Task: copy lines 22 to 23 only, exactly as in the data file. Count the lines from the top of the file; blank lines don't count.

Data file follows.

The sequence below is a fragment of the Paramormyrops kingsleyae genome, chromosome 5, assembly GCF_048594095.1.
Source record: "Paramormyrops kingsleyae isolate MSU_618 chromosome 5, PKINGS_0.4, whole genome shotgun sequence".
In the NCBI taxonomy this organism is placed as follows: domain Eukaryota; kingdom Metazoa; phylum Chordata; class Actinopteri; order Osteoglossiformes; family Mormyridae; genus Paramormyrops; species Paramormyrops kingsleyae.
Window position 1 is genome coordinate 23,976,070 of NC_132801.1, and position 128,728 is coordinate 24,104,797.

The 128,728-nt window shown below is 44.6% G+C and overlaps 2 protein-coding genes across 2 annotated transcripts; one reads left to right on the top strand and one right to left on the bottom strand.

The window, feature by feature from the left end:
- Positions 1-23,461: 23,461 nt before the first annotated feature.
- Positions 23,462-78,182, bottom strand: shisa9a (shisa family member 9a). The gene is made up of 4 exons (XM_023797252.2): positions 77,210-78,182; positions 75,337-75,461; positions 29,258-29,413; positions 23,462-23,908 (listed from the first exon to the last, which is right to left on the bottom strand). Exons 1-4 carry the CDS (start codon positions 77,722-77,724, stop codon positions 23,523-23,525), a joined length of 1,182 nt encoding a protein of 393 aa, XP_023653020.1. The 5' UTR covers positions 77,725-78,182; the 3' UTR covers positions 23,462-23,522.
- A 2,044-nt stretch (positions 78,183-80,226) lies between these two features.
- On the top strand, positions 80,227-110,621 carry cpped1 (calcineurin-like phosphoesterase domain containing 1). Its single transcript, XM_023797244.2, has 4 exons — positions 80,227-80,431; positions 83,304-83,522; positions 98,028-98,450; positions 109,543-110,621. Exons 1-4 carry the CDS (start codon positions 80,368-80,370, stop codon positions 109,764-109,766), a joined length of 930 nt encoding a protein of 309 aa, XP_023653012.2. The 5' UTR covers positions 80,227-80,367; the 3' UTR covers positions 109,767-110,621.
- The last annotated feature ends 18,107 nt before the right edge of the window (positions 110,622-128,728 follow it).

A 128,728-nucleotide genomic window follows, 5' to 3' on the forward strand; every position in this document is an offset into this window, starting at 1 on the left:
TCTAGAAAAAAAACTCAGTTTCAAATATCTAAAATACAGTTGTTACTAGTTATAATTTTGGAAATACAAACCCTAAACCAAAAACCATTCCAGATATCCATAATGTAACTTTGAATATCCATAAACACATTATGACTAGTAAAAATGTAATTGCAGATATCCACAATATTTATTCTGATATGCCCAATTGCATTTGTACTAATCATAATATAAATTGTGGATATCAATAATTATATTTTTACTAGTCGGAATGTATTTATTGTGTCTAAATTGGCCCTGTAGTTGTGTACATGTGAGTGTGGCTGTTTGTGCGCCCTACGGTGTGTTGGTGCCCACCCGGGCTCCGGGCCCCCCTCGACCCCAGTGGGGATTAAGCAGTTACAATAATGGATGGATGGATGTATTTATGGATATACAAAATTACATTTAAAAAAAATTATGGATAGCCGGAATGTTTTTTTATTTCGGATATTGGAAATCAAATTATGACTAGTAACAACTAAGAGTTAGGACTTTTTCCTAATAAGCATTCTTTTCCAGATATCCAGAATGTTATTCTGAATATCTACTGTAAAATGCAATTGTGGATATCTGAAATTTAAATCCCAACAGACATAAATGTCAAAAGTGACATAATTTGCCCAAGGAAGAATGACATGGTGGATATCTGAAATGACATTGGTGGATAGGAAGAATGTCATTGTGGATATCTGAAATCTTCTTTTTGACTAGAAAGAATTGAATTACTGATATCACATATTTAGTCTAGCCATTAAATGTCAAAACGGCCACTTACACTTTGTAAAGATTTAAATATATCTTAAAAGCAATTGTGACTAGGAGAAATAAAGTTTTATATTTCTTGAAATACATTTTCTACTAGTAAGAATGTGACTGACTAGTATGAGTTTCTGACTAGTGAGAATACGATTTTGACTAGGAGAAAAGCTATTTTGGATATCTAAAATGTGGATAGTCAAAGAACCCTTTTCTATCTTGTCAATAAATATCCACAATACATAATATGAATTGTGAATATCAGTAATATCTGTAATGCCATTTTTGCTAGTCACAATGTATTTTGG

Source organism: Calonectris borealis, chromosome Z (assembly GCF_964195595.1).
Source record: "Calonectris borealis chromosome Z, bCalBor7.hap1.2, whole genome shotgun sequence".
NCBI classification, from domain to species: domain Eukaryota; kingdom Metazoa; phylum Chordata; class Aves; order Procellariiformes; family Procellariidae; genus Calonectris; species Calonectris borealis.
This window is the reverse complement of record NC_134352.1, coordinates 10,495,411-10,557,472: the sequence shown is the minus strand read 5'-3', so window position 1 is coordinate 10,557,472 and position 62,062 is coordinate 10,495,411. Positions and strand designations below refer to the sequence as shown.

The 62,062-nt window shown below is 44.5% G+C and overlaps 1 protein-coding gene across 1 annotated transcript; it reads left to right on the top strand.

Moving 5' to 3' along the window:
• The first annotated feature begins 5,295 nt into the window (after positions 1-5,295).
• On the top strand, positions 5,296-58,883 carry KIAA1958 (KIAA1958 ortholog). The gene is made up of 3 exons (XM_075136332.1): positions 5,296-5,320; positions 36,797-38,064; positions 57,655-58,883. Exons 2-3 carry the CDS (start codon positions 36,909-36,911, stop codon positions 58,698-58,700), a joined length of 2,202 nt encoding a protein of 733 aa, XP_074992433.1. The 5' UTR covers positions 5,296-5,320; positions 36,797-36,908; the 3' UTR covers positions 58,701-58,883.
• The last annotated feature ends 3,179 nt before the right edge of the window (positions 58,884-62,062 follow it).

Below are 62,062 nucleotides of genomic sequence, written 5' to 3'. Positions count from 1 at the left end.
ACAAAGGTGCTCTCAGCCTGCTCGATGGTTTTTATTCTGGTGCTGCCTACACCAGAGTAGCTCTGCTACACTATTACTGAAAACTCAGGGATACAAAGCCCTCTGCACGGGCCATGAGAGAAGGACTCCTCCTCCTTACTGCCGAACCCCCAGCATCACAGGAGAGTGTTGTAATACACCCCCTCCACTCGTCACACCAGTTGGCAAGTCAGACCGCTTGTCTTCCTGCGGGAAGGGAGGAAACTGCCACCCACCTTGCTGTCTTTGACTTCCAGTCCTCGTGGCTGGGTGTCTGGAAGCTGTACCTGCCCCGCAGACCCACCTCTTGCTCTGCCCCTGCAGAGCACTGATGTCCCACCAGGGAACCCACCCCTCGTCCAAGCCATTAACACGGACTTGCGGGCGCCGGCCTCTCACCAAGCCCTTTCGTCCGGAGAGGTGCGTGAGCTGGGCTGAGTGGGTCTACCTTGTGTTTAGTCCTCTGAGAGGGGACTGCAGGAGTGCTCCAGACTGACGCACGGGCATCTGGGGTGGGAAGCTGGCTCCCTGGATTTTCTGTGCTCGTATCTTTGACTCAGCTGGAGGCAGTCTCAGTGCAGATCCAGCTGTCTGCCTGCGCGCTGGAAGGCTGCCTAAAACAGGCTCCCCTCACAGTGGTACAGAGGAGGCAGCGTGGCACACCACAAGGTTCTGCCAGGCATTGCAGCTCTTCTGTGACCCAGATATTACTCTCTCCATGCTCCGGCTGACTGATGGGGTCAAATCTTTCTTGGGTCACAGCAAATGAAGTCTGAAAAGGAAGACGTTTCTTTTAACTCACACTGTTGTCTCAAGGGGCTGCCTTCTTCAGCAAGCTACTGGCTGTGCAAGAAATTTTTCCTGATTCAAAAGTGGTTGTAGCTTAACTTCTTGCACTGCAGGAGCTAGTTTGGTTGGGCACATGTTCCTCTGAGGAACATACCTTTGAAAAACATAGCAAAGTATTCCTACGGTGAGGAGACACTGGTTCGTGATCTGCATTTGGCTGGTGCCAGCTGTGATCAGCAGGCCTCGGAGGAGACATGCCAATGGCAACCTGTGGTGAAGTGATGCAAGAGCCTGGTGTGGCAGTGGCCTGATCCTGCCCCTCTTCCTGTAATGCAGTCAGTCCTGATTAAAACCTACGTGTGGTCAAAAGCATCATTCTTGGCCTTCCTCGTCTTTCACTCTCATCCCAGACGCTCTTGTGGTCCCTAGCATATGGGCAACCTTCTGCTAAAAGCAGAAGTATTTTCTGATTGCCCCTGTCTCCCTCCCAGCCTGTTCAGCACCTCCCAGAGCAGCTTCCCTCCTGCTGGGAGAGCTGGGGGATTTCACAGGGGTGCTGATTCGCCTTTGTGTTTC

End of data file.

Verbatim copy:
• The last annotated feature ends 3,179 nt before the right edge of the window (positions 58,884-62,062 follow it).

Below are 62,062 nucleotides of genomic sequence, written 5' to 3'. Positions count from 1 at the left end.